Subject: Re: Proprietary but flexible licenses.
From: Danese Cooper <Danese.Cooper@Sun.COM>
Date: Mon, 7 May 2001 17:23:12 -0700

Well, as the former SCSL Goddess, I feel I must comment on this thread ;-)

The SCSL has gone through various incarnations.  What angered the Free Software 
and Open Source communities was first the assertion that SCSL was 
somehow an improvement on already accepted licenses and then the implementation 
of Java source licensing, which uses SCSL.  Even though there is that word 
"community" in the SCSL, there never was a significant initiative to actually 
create and sustain a Java community (eg. accept bug fixes, release code more often 
than once every half-year, answer technical questions about the source sent in 
by mere mortals...).  All of this is why I wasn't the SCSL Goddess for long.  
I wanted to work on community, which Java's SCSL implementation was not.

The license itself isn't inherently evil, however. The SCSL was in fact created to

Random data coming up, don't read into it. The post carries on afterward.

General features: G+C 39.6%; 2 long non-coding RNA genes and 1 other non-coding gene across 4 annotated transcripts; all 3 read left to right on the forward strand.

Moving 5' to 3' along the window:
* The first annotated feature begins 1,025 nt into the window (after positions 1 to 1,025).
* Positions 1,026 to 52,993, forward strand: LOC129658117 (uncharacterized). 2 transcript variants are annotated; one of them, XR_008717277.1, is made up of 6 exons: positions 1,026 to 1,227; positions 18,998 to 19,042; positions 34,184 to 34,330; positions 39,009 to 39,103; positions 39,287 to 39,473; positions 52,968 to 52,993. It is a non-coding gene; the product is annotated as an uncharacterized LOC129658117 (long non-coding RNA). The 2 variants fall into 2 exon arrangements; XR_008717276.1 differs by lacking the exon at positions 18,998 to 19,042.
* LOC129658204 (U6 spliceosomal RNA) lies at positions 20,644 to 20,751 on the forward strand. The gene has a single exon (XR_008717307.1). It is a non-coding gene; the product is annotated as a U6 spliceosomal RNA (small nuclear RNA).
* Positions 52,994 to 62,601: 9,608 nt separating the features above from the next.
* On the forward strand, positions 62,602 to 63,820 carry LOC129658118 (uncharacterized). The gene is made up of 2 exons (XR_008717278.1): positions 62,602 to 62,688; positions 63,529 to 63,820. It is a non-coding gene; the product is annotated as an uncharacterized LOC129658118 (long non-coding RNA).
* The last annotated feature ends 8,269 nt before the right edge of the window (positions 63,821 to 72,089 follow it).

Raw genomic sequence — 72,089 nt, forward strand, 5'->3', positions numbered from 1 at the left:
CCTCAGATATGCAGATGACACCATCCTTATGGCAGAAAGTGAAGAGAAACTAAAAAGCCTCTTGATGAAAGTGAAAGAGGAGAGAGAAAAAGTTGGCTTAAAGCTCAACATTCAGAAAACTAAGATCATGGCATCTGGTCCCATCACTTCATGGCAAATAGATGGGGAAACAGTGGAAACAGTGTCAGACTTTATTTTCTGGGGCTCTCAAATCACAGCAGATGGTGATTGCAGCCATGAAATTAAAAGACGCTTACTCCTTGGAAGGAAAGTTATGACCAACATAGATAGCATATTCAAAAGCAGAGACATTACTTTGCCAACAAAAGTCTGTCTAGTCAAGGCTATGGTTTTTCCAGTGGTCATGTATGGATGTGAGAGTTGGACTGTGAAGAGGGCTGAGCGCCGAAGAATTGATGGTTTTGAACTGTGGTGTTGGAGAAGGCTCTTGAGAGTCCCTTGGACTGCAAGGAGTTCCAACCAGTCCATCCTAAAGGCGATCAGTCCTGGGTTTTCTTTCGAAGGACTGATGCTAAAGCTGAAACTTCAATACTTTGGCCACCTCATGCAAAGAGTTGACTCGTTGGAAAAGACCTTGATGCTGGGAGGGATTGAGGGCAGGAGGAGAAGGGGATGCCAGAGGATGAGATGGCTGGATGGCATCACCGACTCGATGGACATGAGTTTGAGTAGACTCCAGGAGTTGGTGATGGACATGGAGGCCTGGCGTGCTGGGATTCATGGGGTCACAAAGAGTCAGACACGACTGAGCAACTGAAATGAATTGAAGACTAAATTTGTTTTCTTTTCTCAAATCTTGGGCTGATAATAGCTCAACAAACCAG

distribute Jini source code, and there is today a community built around Jini that 
has repeatedly voted against the statement that SCSL is not meeting their needs.
In the case of Jini, Sun worked really hard to create community.  They held wonderful

community meetings in America and Europe.  Ken Arnold and Jim Waldo actually engaged

with community members on community mail lists.  They answered questions and solicited

feedback.  They welcomed and acknowledged contributors.  They allowed the community

to govern itself and focused on the technology instead.  They allowed zero-cost access

to the sources, and eventually even made the Jini brand (and hence the compatibility

requirement) optional (and zero-cost as well).  None of this was hampered by the SCSL.

SCSL has also undergone some rework over the last two years, and the most 
recent version is significantly shorter, easier to understand, and more friendly